On Zone, vocalist Agnes Gryczkowska's obscured lyrics are delivered in a dreamy, high-pitched voice that holds Alex Johnston's gritty compositions together. The production is impeccable, helped along by co-producer Paul Corley, who has previously worked with the likes of Oneohtrix Point Never and Ben Frost. The title track delivers the group's themes of information overload in crackling, crunching sonics. "Anomie" evokes steel beams bending under the weight of aggressive sub-bass. The track's insistent beat is cut through by Gryczkowska's moans and hyperventilation.
There's something almost camp about NAKED, especially in the hysterical performance of songs like "Body Mod" and "Skinlessly." "Slow" grinds, sputters and clicks in lumbering waves of dissonance. "Mesh" starts with a booming bassline before spontaneously combusting into a harmonious industrial melody.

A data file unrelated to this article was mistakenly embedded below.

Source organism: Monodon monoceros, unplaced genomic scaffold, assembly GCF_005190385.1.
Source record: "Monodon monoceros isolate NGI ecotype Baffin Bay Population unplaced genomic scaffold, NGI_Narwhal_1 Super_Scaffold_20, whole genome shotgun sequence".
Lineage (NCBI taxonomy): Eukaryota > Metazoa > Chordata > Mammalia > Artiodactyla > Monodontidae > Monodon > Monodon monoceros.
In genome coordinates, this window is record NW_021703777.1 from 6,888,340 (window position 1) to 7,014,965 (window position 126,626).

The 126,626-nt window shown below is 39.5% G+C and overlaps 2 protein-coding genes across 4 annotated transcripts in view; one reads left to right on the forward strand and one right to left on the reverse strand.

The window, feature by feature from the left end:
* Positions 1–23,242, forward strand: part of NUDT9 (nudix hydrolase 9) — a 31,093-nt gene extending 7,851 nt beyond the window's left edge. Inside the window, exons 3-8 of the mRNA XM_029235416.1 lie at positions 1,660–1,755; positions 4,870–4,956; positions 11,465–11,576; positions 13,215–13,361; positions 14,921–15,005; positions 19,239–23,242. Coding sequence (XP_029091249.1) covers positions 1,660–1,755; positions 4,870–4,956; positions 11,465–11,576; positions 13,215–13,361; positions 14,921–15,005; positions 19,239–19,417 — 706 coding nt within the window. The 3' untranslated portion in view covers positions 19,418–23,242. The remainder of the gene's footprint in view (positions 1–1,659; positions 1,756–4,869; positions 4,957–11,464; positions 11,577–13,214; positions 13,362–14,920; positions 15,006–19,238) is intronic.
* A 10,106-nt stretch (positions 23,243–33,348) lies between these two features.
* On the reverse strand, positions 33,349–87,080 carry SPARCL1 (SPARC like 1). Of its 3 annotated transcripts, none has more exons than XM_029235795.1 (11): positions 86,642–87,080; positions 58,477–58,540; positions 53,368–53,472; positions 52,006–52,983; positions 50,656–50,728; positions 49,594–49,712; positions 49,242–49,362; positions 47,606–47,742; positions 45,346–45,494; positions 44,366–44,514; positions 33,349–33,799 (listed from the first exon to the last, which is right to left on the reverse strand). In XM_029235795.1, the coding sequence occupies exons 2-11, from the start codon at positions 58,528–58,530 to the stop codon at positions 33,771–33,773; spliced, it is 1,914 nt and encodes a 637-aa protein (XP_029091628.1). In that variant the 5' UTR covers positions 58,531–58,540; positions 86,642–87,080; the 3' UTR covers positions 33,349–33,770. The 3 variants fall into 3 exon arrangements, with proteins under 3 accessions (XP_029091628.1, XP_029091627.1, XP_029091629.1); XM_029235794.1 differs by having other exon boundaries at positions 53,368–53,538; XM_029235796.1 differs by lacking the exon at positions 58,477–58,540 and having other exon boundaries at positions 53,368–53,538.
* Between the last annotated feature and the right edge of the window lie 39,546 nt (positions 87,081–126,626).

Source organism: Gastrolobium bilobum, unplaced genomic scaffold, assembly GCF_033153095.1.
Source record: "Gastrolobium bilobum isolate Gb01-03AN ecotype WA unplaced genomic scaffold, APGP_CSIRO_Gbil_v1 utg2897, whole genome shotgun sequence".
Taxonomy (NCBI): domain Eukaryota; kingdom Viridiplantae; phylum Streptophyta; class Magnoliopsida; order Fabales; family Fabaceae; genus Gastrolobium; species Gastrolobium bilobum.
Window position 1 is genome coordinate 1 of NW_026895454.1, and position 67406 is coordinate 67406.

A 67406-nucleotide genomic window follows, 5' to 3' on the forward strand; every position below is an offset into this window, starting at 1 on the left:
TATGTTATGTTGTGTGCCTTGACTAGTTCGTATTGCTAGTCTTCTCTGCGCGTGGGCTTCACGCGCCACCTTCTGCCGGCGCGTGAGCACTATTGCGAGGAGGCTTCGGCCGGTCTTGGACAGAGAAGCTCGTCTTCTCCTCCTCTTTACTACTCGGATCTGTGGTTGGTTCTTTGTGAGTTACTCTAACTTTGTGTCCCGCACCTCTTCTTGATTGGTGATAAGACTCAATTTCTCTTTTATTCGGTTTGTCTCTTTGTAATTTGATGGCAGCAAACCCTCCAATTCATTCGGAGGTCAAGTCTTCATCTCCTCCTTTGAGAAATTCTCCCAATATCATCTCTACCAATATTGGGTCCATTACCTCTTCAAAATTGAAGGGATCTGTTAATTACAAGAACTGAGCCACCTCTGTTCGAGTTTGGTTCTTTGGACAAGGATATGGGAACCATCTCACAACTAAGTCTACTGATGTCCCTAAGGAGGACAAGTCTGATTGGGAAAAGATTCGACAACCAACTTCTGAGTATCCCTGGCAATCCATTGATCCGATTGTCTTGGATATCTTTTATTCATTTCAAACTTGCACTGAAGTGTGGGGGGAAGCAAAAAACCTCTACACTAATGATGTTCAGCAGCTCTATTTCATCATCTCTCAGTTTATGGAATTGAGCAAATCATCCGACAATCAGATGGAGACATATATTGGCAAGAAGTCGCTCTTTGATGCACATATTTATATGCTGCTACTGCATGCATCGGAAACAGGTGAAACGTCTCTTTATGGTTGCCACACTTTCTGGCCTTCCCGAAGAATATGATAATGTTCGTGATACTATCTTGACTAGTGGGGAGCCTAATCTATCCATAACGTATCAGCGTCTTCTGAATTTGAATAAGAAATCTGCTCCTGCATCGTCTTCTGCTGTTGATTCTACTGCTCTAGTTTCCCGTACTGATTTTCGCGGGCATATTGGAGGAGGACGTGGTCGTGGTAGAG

The music is all over the place, as if the duo don't know quite what they're getting at. Ultimately, the album is undermined by NAKED's disorienting mix of cross-cultural reference points. The album's aesthetic recalls the hyper-capitalist dystopia of Fade To Mind, but that web-inspired globalism is taken further, into a range of uncomfortable Oriental signifiers ("Kowloon Dense," "Harakiri"). In its dated notion of an imaginary Southeast Asia and non-committal relationship with more progressive influences, Zone loses its edge.